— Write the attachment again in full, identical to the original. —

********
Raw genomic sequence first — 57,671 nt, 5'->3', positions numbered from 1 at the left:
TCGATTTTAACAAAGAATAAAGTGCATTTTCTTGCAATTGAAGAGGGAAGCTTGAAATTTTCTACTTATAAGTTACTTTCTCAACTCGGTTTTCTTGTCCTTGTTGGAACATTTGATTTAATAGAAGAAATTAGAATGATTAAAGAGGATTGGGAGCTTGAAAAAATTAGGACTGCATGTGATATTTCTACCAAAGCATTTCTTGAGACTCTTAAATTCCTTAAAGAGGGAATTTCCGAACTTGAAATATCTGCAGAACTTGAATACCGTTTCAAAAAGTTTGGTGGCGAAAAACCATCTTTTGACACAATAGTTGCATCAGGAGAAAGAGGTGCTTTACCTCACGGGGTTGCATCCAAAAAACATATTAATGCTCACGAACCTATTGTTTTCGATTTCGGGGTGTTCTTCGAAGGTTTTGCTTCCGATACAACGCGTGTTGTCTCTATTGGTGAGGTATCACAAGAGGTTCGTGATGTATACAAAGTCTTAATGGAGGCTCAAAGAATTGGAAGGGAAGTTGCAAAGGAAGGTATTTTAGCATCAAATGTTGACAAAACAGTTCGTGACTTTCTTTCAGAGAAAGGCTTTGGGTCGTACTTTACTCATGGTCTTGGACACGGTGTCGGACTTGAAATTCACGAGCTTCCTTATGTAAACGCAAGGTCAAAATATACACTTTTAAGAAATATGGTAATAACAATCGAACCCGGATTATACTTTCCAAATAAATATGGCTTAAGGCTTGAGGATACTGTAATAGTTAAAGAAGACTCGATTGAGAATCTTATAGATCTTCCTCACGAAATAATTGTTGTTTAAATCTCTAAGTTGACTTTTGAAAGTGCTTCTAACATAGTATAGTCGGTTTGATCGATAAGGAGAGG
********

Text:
Raw genomic sequence first — 57,671 nt, 5'->3', positions numbered from 1 at the left:
TCGATTTTAACAAAGAATAAAGTGCATTTTCTTGCAATTGAAGAGGGAAGCTTGAAATTTTCTACTTATAAGTTACTTTCTCAACTCGGTTTTCTTGTCCTTGTTGGAACATTTGATTTAATAGAAGAAATTAGAATGATTAAAGAGGATTGGGAGCTTGAAAAAATTAGGACTGCATGTGATATTTCTACCAAAGCATTTCTTGAGACTCTTAAATTCCTTAAAGAGGGAATTTCCGAACTTGAAATATCTGCAGAACTTGAATACCGTTTCAAAAAGTTTGGTGGCGAAAAACCATCTTTTGACACAATAGTTGCATCAGGAGAAAGAGGTGCTTTACCTCACGGGGTTGCATCCAAAAAACATATTAATGCTCACGAACCTATTGTTTTCGATTTCGGGGTGTTCTTCGAAGGTTTTGCTTCCGATACAACGCGTGTTGTCTCTATTGGTGAGGTATCACAAGAGGTTCGTGATGTATACAAAGTCTTAATGGAGGCTCAAAGAATTGGAAGGGAAGTTGCAAAGGAAGGTATTTTAGCATCAAATGTTGACAAAACAGTTCGTGACTTTCTTTCAGAGAAAGGCTTTGGGTCGTACTTTACTCATGGTCTTGGACACGGTGTCGGACTTGAAATTCACGAGCTTCCTTATGTAAACGCAAGGTCAAAATATACACTTTTAAGAAATATGGTAATAACAATCGAACCCGGATTATACTTTCCAAATAAATATGGCTTAAGGCTTGAGGATACTGTAATAGTTAAAGAAGACTCGATTGAGAATCTTATAGATCTTCCTCACGAAATAATTGTTGTTTAAATCTCTAAGTTGACTTTTGAAAGTGCTTCTAACATAGTATAGTCGGTTTGATCGATAAGGAGAGG